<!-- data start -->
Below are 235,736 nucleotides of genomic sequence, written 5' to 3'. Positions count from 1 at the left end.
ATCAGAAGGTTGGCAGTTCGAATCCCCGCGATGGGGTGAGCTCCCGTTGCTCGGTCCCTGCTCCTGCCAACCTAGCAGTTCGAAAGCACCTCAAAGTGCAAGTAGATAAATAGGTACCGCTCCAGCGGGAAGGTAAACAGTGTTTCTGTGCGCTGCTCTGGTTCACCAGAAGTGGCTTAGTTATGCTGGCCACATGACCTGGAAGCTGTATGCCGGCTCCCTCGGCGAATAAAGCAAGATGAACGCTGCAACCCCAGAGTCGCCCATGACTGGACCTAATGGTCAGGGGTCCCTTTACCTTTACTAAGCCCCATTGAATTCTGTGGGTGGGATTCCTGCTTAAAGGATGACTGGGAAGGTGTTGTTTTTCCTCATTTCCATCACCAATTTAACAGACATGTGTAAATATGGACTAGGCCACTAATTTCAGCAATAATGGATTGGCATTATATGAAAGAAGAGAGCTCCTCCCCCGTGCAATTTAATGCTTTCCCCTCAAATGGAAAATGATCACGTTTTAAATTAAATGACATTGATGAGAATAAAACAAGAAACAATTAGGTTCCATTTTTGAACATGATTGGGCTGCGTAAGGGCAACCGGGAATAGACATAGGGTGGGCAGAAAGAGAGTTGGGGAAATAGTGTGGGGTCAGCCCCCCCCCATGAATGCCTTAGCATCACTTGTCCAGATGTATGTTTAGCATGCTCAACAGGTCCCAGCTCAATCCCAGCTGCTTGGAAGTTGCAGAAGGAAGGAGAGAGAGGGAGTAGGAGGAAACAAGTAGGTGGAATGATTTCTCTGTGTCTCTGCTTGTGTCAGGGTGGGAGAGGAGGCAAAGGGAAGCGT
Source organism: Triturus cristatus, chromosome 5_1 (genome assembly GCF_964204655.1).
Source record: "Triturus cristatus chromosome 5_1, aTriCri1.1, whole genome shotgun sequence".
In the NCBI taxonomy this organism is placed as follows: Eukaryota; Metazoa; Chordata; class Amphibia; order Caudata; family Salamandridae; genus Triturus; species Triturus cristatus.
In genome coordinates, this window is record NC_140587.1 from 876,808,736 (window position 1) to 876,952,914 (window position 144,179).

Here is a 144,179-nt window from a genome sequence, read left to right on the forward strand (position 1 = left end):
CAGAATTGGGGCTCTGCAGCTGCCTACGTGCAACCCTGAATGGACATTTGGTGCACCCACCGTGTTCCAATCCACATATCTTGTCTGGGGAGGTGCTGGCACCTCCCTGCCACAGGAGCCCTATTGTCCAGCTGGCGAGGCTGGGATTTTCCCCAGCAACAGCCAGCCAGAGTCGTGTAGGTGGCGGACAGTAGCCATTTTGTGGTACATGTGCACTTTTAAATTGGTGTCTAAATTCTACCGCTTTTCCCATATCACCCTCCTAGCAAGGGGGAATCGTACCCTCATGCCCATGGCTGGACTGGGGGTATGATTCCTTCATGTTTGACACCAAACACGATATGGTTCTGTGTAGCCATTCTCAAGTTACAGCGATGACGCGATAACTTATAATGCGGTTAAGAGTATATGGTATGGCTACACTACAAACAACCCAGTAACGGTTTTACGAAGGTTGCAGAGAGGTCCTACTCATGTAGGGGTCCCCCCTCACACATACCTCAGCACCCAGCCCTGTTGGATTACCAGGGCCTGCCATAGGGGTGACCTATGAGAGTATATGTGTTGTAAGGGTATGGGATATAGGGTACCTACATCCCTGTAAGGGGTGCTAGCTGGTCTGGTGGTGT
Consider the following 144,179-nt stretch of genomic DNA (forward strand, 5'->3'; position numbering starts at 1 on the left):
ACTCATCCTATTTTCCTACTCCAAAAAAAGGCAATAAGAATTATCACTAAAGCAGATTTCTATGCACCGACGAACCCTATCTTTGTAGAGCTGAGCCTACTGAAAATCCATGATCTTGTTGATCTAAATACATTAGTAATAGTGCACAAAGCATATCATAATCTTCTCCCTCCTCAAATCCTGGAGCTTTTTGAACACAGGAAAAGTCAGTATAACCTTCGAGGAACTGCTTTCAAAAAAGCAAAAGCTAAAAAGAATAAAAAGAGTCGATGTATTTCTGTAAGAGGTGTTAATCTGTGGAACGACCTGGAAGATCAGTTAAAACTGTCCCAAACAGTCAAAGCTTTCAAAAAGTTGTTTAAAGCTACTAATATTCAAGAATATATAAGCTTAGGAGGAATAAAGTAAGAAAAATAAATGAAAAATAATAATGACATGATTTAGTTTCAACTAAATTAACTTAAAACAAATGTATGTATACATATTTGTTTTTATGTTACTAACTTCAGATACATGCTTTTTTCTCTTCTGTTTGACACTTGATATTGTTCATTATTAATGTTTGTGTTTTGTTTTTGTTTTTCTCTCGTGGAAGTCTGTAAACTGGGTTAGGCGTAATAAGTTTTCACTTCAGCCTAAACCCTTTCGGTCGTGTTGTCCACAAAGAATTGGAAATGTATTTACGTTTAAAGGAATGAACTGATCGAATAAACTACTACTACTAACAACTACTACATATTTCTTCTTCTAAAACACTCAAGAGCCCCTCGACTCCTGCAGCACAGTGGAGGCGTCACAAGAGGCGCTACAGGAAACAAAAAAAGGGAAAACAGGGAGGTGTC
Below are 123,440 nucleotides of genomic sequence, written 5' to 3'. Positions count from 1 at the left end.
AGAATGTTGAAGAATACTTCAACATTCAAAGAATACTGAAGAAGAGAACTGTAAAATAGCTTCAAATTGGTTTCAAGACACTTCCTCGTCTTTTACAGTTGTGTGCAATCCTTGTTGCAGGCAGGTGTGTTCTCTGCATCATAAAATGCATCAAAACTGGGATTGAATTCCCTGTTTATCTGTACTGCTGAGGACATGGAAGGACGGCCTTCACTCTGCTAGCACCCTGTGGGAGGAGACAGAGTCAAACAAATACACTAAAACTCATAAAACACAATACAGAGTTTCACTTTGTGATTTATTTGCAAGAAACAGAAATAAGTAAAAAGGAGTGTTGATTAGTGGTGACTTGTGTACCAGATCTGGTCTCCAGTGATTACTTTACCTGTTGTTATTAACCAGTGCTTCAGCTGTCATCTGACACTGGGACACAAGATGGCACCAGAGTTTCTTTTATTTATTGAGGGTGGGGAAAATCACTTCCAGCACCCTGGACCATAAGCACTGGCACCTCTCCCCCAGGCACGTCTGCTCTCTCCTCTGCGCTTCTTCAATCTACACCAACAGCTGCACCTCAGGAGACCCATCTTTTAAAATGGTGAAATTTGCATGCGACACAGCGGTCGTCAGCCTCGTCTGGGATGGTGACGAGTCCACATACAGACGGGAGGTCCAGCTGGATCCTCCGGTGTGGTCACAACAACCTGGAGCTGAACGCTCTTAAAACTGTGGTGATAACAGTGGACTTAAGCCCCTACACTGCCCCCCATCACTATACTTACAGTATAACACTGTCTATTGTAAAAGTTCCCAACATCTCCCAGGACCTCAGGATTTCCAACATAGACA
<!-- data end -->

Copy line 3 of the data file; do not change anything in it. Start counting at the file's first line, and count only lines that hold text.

Source organism: Triturus cristatus, chromosome 5_1 (genome assembly GCF_964204655.1).